Tag Archives: Where the Great Wall Ends

China Memoir–Launched and Languishing

China Memoir, Launched and Languishing   —by Jinny Batterson

Memoir front cover

In May, 2018, I finished the initial self-publishing process for a memoir of my interest and experiences with mainland China, a book long in the making. Following conventional advice, I hosted a “launch party” for Where the Great Wall Ends at a small local Chinese restaurant, inviting lots of friends and acquaintances. Nearly twenty people showed up, including my primary editor and my book designer. Guests listened politely to my book introduction while munching egg rolls and sipping tea. Several attendees bought copies of the book. Seeing the book actually in print and having people actually purchase it was magical to me. Not quite like birthing a human child, but still a labor of love.

After this initial marketing effort, I pretty much left the book on its own, intermittently sending out a review or gift copy, hoping for a referral or two. Sales have dribbled in. I donated multiple copies to our local public library system. Some have gotten checked out. Recently I put up a very basic book version on Kindle, though my knowledge of Kindle formatting conventions is rudimentary. The preview on my non-Kindle laptop had lots of extraneous editing marks and some formatting glitches at the ends of several chapters, but the Kindle price is less than half that of the print version.    

As this year’s holiday gift-giving season approaches, I’m sending out an appeal for additional readers and/or purchasers. The promise of untold wealth from royalty payments was not part of my motivation for writing the book, but I would like to reach a wider audience than what has materialized so far. Whatever our China experiences or political persuasions, I believe it’s important to make some efforts to understand this big, diverse country, including its long history and its natural environment. China occupies many of the same latitudes in the northern hemisphere as the United States; its land area is roughly the same size. Its culture, geography, and resources are quite different from those of the U.S. Of course my perspective is limited, but I’ve had nearly forty years of intermittent tourism, travel, and teaching in many parts of China to draw on as I crafted my narrative. 

If you have a China-interested or China-background relative or friend, please consider Where the Great Wall Ends as a possible gift. If your monetary resources are limited, please consider checking out a copy from a Wake County, NC library branch, or, if living elsewhere, requesting a copy via interlibrary loan.  Very best wishes for the upcoming holiday season, whatever your background or traditions, and many thanks for your interest.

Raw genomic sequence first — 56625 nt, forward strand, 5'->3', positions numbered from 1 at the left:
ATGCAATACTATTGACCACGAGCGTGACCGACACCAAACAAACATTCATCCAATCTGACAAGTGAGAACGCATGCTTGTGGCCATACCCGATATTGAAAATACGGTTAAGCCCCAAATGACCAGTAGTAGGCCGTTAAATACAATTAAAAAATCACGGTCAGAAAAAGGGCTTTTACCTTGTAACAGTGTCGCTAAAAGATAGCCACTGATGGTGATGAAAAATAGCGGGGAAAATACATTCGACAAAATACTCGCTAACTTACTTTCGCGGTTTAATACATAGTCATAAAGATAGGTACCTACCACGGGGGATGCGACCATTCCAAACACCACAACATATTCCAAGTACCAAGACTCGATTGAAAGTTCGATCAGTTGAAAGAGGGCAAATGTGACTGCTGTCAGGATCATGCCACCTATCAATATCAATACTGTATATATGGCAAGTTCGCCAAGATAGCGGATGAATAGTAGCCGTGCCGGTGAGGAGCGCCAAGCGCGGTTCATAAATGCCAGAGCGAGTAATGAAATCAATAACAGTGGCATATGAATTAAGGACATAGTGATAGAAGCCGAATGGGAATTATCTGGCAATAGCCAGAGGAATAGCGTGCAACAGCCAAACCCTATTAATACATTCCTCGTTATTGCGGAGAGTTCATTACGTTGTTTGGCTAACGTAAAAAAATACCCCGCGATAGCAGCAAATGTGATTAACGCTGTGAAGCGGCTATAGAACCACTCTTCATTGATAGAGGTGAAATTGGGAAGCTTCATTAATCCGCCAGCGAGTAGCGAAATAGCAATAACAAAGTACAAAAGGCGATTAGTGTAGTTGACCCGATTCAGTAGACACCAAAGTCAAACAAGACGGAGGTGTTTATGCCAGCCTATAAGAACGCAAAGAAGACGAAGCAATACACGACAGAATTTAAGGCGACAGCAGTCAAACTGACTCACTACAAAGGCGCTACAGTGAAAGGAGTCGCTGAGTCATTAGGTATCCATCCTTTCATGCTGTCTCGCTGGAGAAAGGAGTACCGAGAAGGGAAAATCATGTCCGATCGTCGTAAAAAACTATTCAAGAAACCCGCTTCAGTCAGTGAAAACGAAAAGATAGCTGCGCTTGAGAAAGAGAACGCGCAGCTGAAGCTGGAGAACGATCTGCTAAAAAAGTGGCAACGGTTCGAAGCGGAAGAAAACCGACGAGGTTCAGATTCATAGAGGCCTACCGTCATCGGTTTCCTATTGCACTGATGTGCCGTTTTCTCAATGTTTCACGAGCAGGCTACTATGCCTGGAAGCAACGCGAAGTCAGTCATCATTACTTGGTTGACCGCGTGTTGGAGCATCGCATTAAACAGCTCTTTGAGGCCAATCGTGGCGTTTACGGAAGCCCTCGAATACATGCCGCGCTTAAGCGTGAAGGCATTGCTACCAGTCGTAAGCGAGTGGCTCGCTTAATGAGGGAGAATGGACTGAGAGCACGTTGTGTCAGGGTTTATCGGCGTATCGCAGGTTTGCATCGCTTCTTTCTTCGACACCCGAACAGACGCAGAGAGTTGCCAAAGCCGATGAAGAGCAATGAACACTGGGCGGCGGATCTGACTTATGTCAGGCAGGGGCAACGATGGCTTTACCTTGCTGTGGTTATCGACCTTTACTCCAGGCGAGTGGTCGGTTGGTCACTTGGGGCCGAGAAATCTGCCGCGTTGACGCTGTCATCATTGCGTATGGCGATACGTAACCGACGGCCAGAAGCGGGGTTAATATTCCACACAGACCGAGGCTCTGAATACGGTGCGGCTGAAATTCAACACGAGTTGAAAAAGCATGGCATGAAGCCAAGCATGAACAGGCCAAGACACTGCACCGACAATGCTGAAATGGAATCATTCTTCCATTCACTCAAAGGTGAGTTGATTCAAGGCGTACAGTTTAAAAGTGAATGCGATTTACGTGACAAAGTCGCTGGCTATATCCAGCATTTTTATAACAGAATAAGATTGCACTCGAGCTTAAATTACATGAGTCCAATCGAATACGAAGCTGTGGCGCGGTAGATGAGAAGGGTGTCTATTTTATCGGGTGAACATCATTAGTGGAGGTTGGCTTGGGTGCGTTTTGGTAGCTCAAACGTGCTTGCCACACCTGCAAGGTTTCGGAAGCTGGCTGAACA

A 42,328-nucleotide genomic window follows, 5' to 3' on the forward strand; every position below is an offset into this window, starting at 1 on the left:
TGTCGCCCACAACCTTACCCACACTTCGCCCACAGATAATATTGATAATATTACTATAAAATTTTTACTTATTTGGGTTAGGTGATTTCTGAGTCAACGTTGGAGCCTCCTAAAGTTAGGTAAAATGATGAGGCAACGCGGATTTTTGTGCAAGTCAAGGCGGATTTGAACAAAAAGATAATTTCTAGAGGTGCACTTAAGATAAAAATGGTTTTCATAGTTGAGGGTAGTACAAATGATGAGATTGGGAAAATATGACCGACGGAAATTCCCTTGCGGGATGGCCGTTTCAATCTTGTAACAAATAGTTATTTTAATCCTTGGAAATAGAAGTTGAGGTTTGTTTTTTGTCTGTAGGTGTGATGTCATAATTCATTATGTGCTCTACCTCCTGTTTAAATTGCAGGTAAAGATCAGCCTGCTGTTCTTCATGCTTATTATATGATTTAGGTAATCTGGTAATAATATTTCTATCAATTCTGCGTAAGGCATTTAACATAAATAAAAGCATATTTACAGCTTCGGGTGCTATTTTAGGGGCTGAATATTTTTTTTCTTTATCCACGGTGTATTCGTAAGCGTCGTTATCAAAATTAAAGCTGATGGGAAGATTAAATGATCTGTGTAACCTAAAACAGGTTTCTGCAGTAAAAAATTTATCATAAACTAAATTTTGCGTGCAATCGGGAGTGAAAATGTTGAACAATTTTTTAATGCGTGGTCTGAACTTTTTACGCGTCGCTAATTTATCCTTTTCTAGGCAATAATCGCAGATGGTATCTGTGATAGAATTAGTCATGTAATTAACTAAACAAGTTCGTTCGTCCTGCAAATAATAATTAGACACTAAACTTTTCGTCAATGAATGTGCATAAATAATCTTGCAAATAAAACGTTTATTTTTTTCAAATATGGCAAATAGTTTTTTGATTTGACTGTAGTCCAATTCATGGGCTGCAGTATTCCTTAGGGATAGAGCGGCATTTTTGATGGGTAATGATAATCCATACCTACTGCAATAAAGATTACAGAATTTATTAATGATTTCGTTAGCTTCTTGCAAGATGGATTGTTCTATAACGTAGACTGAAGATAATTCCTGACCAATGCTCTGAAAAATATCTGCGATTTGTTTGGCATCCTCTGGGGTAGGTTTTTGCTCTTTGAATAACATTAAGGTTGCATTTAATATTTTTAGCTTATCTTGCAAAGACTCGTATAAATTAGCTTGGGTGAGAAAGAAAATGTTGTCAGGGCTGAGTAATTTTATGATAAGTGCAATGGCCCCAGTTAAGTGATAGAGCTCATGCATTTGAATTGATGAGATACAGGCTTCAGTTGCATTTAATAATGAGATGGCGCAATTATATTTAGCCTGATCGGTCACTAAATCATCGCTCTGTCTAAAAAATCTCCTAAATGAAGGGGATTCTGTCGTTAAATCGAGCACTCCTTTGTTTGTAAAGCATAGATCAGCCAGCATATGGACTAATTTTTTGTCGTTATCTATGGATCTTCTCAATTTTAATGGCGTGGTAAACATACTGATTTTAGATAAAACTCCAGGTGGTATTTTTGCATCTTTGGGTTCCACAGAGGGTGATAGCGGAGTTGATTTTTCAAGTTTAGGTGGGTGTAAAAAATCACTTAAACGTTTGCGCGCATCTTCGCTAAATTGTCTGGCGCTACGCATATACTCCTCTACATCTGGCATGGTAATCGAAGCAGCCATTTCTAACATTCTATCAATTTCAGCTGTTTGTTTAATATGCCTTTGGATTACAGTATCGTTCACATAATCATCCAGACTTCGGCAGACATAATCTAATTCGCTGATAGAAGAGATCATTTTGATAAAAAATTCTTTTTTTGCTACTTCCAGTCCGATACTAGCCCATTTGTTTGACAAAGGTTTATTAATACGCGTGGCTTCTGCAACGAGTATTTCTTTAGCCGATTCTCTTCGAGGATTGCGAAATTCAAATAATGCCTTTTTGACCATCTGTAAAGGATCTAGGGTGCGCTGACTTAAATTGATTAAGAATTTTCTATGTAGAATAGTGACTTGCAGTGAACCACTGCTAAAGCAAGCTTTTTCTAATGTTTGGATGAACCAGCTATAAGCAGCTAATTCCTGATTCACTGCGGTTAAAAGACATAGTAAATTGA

Birthing a Book

Birthing a Book    —by Jinny Batterson

As I near the May 1, 2018 official launch date of my first-ever published book, Where the Great Wall Ends: A China Memoir, I’ve been pondering the similarities and differences between creating a child and creating a book.  Both are exciting; both can be scary at times; both involve some pain and expense; both require time and energy. 

The specifics, however, can vary. The gestation period for a baby falls within a somewhat predictable range, typically 7-9 months. For a book, the period from first inkling to publication can be as short as a few months or as long as most of a lifetime. The process of going from initial cells/initial words to baby or book nearly always involves a certain amount of risk and uncertainty. There are times in both processes when I’ve been uncomfortable, when I’ve questioned why I ever decided to embark on this adventure in the first place, when what I’ve wanted most of all is for the “pregnancy” to reach completion.

In both types of birthing, I’ve benefited immensely from the help and advice of those with broader, deeper experience than mine. It is only half jokingly that I’ve complimented one of my editors on her midwifing skills. Again, some differences: the labor pains for a book are less physical, but can still be intense—for a couple of weeks now, I’ve often awakened in the middle of the night with a stray thought about one more person I’d like to alert to the book’s impending arrival. I’ve had pangs of regret for not completing the publication process sooner, so some of those who’ve already left the planet might have had a chance to view the finished product.

So now, as my mom used to say once she’d completed the dress rehearsal for a musical or theater production, it’s all over but the shouting. What sort of world will greet my China memoir?  What changes in global politics and natural environment will Where the Great Wall Ends experience as it “grows up”?  These are factors beyond my control.

I can only hope that I’ve written as true an account as I can of my experiences, and that some of what I’ve lived through will help generate greater understanding in the lives of my readers. Happy birthday, book!